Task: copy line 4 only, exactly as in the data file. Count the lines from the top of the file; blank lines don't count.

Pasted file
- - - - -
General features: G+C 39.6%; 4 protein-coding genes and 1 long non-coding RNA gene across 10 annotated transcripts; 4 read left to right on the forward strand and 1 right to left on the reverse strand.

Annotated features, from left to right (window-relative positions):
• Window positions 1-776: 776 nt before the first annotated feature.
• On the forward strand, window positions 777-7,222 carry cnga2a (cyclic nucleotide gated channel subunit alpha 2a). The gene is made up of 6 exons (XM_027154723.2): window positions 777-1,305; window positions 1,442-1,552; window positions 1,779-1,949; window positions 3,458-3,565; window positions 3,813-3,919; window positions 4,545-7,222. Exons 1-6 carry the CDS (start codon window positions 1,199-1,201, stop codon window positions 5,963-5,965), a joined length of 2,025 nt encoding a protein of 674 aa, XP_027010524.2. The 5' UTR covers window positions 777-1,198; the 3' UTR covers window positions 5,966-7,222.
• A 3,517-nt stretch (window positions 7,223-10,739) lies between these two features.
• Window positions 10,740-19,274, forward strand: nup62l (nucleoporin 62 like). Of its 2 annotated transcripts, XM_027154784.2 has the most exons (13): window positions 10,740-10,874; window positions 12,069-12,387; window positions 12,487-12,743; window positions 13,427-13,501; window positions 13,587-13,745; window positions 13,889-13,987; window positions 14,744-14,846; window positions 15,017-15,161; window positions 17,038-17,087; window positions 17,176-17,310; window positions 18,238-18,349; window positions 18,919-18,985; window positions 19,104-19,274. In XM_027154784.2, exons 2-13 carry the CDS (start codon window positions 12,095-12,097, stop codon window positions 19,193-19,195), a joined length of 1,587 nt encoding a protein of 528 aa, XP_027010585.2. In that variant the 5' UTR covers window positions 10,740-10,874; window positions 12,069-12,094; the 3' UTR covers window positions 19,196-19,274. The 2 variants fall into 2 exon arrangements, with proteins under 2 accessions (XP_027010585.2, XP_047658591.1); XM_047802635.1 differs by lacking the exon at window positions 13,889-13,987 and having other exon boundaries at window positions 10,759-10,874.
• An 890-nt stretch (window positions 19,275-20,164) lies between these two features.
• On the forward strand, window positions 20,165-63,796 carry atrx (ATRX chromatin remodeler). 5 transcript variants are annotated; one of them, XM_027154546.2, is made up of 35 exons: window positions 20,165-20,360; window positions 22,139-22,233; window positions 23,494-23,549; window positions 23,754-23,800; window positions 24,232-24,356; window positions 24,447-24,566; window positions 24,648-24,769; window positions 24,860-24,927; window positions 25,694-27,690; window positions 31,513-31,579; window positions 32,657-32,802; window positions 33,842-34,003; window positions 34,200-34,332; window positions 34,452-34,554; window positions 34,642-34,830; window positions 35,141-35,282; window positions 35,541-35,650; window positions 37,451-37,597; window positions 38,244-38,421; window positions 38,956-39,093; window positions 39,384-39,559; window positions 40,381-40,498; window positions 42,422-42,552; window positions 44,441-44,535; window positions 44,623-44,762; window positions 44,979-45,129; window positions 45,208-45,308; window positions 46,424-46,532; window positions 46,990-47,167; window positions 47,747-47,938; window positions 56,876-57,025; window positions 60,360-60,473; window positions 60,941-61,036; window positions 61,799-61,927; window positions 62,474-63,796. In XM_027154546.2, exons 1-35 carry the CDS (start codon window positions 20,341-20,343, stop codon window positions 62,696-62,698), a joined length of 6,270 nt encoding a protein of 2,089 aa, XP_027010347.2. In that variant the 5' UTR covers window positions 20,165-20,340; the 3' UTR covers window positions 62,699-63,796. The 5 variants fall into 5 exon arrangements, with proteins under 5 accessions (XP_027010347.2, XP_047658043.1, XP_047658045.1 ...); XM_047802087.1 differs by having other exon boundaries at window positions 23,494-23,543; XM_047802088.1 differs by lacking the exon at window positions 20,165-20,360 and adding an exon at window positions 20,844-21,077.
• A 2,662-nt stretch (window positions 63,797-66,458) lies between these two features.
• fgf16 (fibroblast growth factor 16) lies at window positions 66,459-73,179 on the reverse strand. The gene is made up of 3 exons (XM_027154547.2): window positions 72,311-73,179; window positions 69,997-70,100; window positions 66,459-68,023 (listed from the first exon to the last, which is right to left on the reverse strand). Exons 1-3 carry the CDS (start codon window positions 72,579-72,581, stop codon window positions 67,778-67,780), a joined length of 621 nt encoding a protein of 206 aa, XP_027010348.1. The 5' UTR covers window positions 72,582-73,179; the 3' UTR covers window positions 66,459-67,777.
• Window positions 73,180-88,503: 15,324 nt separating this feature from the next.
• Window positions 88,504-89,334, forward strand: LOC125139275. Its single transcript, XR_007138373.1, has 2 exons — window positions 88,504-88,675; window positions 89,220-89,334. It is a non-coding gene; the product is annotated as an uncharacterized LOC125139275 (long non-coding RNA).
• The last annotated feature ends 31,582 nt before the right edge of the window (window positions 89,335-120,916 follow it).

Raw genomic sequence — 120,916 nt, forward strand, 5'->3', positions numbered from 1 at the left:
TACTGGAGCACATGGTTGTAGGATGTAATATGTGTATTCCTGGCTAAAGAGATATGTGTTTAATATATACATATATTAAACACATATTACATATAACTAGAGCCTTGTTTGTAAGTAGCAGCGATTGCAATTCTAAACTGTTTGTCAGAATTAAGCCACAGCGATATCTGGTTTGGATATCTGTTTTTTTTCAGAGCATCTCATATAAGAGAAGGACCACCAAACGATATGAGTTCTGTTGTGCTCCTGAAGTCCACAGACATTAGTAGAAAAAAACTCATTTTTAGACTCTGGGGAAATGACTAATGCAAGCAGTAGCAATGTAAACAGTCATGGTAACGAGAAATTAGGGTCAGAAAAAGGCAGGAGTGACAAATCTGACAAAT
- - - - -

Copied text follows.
• On the forward strand, window positions 777-7,222 carry cnga2a (cyclic nucleotide gated channel subunit alpha 2a). The gene is made up of 6 exons (XM_027154723.2): window positions 777-1,305; window positions 1,442-1,552; window positions 1,779-1,949; window positions 3,458-3,565; window positions 3,813-3,919; window positions 4,545-7,222. Exons 1-6 carry the CDS (start codon window positions 1,199-1,201, stop codon window positions 5,963-5,965), a joined length of 2,025 nt encoding a protein of 674 aa, XP_027010524.2. The 5' UTR covers window positions 777-1,198; the 3' UTR covers window positions 5,966-7,222.